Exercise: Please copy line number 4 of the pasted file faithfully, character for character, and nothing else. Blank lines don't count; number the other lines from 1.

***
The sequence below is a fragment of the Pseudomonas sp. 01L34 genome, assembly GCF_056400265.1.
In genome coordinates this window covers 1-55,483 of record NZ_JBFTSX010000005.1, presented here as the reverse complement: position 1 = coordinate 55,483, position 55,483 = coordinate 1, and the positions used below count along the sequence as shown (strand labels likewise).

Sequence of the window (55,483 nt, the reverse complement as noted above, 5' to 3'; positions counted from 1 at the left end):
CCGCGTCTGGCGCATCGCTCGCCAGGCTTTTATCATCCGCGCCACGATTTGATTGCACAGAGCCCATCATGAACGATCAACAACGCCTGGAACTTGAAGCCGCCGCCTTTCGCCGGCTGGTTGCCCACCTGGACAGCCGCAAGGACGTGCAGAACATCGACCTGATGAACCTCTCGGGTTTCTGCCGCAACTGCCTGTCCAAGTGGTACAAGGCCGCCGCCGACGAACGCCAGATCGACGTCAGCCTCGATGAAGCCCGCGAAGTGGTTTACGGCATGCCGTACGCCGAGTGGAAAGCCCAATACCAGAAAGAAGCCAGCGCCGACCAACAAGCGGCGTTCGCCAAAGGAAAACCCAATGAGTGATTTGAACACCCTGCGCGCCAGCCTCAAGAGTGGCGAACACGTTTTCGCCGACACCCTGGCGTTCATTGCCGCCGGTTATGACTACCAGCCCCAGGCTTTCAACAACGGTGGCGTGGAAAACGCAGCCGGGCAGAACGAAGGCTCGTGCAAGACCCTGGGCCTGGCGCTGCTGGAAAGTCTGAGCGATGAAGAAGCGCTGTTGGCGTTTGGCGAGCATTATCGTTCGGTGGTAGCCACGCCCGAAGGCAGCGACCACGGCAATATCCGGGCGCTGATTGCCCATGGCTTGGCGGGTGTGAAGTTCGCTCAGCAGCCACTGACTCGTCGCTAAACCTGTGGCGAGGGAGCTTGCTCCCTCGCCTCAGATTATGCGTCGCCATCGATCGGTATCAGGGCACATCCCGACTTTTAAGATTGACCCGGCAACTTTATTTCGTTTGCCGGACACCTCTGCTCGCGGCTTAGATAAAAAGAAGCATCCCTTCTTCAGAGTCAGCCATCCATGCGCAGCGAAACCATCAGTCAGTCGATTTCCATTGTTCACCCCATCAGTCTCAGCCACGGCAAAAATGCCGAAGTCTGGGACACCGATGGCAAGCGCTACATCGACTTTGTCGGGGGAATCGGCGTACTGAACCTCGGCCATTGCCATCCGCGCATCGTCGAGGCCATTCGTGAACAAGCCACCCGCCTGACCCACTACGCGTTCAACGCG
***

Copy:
CCGCGTCTGGCGCATCGCTCGCCAGGCTTTTATCATCCGCGCCACGATTTGATTGCACAGAGCCCATCATGAACGATCAACAACGCCTGGAACTTGAAGCCGCCGCCTTTCGCCGGCTGGTTGCCCACCTGGACAGCCGCAAGGACGTGCAGAACATCGACCTGATGAACCTCTCGGGTTTCTGCCGCAACTGCCTGTCCAAGTGGTACAAGGCCGCCGCCGACGAACGCCAGATCGACGTCAGCCTCGATGAAGCCCGCGAAGTGGTTTACGGCATGCCGTACGCCGAGTGGAAAGCCCAATACCAGAAAGAAGCCAGCGCCGACCAACAAGCGGCGTTCGCCAAAGGAAAACCCAATGAGTGATTTGAACACCCTGCGCGCCAGCCTCAAGAGTGGCGAACACGTTTTCGCCGACACCCTGGCGTTCATTGCCGCCGGTTATGACTACCAGCCCCAGGCTTTCAACAACGGTGGCGTGGAAAACGCAGCCGGGCAGAACGAAGGCTCGTGCAAGACCCTGGGCCTGGCGCTGCTGGAAAGTCTGAGCGATGAAGAAGCGCTGTTGGCGTTTGGCGAGCATTATCGTTCGGTGGTAGCCACGCCCGAAGGCAGCGACCACGGCAATATCCGGGCGCTGATTGCCCATGGCTTGGCGGGTGTGAAGTTCGCTCAGCAGCCACTGACTCGTCGCTAAACCTGTGGCGAGGGAGCTTGCTCCCTCGCCTCAGATTATGCGTCGCCATCGATCGGTATCAGGGCACATCCCGACTTTTAAGATTGACCCGGCAACTTTATTTCGTTTGCCGGACACCTCTGCTCGCGGCTTAGATAAAAAGAAGCATCCCTTCTTCAGAGTCAGCCATCCATGCGCAGCGAAACCATCAGTCAGTCGATTTCCATTGTTCACCCCATCAGTCTCAGCCACGGCAAAAATGCCGAAGTCTGGGACACCGATGGCAAGCGCTACATCGACTTTGTCGGGGGAATCGGCGTACTGAACCTCGGCCATTGCCATCCGCGCATCGTCGAGGCCATTCGTGAACAAGCCACCCGCCTGACCCACTACGCGTTCAACGCG